Pro Football Talk’s Mike Florio notes that North Jersey.com’s Jay Levin reported the late June passing of Alpine, NJ inventor Norman Sas, whose 1948 creation of the game depicted above became a colossal boon to the toy industry upon receiving an NFL license almost two decades later.
“Actual football thrills for armchair strategists!” said a 1949 New York Times display ad touting the game, available for $5.95 at the A&S department store on Fulton Street in Brooklyn.
The headline blared: ‘MEN’ ACTUALLY MOVE IN NEW ELECTRIC FOOTBALL GAME!
Electric Football’s success was such that Tudor Metal Products changed its name to Tudor Games. Other manufacturers rolled out their own versions, but it was Mr. Sas’ Brooklyn-assembled game that received the National Football League’s imprimatur and elbowed its way into the Sears catalogue. A December 1971 Sports Illustrated story identified Tudor Electric Football — then retailing for $9.95 to $14.95 — as the “bestseller” among all NFL-licensed products.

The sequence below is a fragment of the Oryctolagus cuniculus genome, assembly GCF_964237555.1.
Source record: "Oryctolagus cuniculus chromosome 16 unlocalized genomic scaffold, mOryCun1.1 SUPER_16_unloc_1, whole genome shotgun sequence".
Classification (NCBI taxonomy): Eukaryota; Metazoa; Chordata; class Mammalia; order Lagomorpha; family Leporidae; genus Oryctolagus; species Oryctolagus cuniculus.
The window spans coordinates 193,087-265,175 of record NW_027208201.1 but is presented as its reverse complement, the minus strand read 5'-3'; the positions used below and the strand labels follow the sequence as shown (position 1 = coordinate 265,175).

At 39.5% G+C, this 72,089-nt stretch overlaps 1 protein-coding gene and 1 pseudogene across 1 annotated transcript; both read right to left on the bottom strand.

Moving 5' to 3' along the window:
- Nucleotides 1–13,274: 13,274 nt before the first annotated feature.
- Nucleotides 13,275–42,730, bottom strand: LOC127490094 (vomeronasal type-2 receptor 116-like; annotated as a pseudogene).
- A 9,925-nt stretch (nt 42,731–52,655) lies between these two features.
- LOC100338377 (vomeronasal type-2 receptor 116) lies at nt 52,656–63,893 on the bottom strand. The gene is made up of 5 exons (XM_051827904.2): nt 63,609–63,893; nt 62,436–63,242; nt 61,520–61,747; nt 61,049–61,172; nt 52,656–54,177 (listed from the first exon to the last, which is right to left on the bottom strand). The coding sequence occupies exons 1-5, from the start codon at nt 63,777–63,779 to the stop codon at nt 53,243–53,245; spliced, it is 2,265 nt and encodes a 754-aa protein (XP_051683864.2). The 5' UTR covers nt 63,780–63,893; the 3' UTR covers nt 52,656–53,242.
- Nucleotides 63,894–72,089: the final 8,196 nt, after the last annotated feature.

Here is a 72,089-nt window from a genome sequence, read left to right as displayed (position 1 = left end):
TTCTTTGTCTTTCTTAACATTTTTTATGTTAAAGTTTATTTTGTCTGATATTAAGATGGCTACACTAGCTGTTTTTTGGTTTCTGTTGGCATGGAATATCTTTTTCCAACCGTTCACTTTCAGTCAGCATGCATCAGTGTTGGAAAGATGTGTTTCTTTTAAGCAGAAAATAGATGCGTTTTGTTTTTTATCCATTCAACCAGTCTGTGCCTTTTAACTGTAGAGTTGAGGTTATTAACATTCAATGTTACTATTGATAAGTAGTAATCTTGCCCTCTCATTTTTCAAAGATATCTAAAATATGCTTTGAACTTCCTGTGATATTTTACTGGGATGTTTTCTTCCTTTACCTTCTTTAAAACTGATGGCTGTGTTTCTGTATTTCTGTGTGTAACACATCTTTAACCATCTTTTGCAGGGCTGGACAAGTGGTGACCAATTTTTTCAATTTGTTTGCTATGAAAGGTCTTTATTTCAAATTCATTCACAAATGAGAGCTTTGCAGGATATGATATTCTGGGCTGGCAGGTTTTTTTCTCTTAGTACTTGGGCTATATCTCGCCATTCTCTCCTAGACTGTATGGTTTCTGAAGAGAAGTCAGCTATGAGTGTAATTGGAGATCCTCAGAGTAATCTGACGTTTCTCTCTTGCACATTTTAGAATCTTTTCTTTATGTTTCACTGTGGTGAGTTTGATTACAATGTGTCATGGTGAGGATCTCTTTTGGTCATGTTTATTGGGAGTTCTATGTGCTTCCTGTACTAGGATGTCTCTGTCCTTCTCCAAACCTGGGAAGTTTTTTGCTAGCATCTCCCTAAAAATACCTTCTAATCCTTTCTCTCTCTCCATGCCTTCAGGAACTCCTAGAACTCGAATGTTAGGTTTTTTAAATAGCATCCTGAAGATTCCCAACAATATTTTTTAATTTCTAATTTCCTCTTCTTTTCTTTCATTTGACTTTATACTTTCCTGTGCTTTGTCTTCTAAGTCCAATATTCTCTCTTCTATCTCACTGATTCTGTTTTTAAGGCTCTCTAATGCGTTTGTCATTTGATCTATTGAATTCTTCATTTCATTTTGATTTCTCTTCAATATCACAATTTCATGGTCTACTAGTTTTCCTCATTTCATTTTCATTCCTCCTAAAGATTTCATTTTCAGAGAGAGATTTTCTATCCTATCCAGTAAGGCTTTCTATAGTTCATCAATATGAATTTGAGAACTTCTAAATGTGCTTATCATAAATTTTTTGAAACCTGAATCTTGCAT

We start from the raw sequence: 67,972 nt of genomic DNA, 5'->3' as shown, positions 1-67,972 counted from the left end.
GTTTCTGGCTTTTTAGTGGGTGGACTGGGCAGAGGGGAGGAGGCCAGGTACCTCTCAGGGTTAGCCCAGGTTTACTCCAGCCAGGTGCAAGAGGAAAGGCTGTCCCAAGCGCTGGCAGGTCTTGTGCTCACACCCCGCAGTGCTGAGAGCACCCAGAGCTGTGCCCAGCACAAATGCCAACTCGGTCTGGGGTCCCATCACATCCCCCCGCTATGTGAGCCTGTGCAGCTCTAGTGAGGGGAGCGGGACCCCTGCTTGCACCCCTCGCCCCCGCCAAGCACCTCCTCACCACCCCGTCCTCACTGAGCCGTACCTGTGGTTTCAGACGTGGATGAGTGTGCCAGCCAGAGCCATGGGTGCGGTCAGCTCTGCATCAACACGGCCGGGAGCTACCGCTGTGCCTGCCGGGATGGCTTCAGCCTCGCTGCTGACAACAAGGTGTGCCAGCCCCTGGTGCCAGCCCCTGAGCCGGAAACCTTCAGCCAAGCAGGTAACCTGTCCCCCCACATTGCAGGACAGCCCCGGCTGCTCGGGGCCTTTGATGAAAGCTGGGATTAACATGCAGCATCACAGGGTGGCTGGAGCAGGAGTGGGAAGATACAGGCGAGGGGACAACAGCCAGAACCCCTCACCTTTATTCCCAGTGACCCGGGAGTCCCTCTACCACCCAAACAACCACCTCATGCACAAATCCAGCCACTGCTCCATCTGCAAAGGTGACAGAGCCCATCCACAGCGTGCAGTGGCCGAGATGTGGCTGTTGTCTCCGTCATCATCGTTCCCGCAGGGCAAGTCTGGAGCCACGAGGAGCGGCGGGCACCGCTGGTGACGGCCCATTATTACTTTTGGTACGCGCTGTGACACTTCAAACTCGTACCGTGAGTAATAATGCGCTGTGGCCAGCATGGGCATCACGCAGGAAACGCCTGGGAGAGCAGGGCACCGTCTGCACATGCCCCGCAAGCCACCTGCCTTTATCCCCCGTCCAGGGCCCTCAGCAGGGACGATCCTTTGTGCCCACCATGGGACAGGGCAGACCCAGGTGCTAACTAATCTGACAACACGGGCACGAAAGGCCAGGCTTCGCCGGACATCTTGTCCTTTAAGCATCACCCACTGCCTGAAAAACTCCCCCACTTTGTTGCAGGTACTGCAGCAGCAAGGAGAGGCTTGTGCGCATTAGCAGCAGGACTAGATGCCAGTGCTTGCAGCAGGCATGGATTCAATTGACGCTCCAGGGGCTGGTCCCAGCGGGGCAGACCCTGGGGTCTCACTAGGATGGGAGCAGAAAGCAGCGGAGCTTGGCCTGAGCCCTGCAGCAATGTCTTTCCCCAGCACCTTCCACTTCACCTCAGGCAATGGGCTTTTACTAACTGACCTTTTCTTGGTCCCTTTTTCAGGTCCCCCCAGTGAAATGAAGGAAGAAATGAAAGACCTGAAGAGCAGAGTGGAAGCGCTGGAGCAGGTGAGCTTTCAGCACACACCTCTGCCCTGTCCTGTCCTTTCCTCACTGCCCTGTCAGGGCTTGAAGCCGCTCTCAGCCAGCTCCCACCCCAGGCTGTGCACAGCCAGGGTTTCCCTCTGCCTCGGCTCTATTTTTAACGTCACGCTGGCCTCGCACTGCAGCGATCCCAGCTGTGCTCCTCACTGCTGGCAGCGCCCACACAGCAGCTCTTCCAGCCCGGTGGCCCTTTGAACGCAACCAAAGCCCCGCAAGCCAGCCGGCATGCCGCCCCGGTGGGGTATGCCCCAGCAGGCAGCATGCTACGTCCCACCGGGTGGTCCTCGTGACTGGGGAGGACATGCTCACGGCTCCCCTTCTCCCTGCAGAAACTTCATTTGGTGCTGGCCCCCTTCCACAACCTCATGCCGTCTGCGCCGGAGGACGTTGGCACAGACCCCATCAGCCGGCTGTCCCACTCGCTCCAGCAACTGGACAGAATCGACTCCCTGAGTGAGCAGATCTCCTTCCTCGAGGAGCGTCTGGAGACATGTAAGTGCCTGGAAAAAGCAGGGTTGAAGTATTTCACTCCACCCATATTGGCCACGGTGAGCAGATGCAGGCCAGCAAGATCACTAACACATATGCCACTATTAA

“For the first 10 years, we generated more money for NFL Properties than anyone else,” Mr. Sas said in a 1998 Washington Post story about the Electric Football phenomenon. “Then the games came out, and that was the beginning of the end.”